Age-related vision loss prevented by exercise in experimental study
We know exercise is a good thing. It improves everything from cardiovascular disease to one’s cognitive health. Observational studies have also seen physical activity lessen age-related vision loss, but until now it hasn’t been clear how causal that relationship has been. New research from the University of Virginia (UVA) is offering the first experimental evidence to show how exercise can directly slow, or even prevent, macular degeneration.
“There has long been a question about whether maintaining a healthy lifestyle can delay or prevent the development of macular degeneration,” says Bradley Gelfand, a researcher working on the new study. “The way that question has historically been answered has been by taking surveys of people, asking them what they are eating and how much exercise they are performing.”
But those kinds of studies are prone to self-reporting errors. And as Gelfand notes, even if there is an observed association between increased physical activity and reduced vision loss, it doesn’t necessarily imply a causal link. After all, as people get older and their vision declines they naturally exercise and move about less.
So Gelfand and the UVA team set up a series of mouse experiments to investigate whether exercise directly affects macular degeneration. Two groups of mice were compared, one group with an exercise wheel in the cage, and another group sans the wheel. The voluntary nature of the exercise was important as forced exercise exerts a number of stress responses that could negatively influence the results.
After four weeks the researchers used lasers to induce a form of eye damage called choroidal neovascularization (CNV), a major factor in many age-related forms of vision loss that involves an overgrowth of blood vessels in a certain part of the eye. The researchers modeled this vision loss factor in the mice through laser-induced CNV.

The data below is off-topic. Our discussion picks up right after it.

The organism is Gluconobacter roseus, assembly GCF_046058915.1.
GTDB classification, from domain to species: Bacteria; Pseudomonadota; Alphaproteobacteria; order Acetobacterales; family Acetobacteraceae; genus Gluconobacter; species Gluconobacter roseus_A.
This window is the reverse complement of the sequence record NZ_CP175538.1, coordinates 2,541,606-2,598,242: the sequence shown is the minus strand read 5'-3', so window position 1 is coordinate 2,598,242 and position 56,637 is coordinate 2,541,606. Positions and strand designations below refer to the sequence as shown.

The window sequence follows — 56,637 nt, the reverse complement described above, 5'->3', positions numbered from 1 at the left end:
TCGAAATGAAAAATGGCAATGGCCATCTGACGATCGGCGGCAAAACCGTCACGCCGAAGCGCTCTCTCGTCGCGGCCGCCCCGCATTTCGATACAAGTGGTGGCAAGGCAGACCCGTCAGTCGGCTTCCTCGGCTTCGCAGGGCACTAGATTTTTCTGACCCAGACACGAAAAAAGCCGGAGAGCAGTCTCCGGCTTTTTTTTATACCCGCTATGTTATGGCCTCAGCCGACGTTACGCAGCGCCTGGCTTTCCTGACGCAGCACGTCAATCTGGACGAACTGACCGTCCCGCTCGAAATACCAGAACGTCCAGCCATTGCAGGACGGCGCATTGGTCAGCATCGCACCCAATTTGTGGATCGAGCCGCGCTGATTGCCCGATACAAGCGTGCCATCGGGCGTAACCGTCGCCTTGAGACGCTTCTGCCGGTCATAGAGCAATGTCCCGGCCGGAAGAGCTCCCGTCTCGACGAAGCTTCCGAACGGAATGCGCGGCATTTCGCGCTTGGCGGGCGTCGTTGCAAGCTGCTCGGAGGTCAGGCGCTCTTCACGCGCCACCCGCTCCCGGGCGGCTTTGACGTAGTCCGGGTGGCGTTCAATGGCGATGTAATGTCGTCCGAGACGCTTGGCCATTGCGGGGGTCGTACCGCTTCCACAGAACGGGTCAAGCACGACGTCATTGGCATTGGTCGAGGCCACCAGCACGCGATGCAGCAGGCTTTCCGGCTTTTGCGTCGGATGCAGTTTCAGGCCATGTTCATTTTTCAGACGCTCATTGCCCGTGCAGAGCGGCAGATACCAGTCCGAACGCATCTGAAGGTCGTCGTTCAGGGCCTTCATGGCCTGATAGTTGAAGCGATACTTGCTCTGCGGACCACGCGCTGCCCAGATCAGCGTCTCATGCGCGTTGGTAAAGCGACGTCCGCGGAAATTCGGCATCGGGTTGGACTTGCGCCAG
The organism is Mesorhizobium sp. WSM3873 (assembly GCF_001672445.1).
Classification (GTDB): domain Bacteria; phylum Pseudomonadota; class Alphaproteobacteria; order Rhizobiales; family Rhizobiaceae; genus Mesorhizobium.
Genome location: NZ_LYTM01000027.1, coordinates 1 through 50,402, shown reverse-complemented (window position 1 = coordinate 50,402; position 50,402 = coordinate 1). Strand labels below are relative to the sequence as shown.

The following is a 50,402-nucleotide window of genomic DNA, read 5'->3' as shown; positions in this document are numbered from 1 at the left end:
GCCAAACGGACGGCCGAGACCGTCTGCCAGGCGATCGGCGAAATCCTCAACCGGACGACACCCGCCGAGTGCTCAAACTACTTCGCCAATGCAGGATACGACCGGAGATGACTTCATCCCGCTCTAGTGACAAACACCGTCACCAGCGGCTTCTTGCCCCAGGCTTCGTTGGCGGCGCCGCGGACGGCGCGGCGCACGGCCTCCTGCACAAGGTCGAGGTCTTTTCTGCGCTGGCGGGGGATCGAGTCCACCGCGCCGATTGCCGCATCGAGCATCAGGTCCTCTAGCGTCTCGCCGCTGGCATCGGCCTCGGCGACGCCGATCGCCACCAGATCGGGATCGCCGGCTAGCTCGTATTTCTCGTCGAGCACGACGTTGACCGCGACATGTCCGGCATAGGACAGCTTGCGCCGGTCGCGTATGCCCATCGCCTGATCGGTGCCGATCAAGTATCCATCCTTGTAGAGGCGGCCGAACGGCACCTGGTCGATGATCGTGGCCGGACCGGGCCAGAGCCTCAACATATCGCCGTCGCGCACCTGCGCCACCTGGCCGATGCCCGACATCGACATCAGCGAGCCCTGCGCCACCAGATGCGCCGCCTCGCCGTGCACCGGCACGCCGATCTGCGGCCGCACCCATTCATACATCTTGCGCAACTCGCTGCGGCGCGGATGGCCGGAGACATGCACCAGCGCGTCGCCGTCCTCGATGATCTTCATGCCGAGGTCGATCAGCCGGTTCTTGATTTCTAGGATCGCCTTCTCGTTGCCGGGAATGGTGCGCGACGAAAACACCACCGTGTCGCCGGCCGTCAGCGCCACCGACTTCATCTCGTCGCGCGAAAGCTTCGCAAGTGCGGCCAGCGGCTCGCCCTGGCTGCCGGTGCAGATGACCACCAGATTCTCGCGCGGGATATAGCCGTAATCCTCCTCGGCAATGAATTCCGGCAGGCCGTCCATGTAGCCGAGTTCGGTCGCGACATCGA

Across two experiments the researchers discovered blood vessel overgrowth in the exercising mice was between 32 and 45 percent lower than in the mice without access to voluntary exercise. Even more interesting was the finding that exercising following the laser injury did not improve CNV damage. Only the mice with the pre-conditioning of exercise displayed reductions in the subsequent eye damage.
This all ultimately goes to suggest a small amount of exercise does seem to offer direct preventative outcomes against certain types of degenerative vision loss. Exactly what specific molecular mechanism is mediating this macular protection is still unclear. One hypothesis raised suggests exercise confers immunomodulatory effects that can reduce possible inflammatory actions underpinning age-related macular degeneration.
The research team hopes to further investigate the key mechanisms at play with a view to developing some kind of pharmaceutical treatment to mimic this natural process.
“The next step is to look at how and why this happens, and to see if we can develop a pill or method that will give you the benefits of exercise without having to exercise,” Gelfand said. “We’re talking about a fairly elderly population [of people with macular degeneration], many of whom may not be capable of conducting the type of exercise regimen that may be required to see some kind of benefit.”
The new study was published in the journal Investigative Ophthalmology & Visual Science.
Source: University of Virginia Health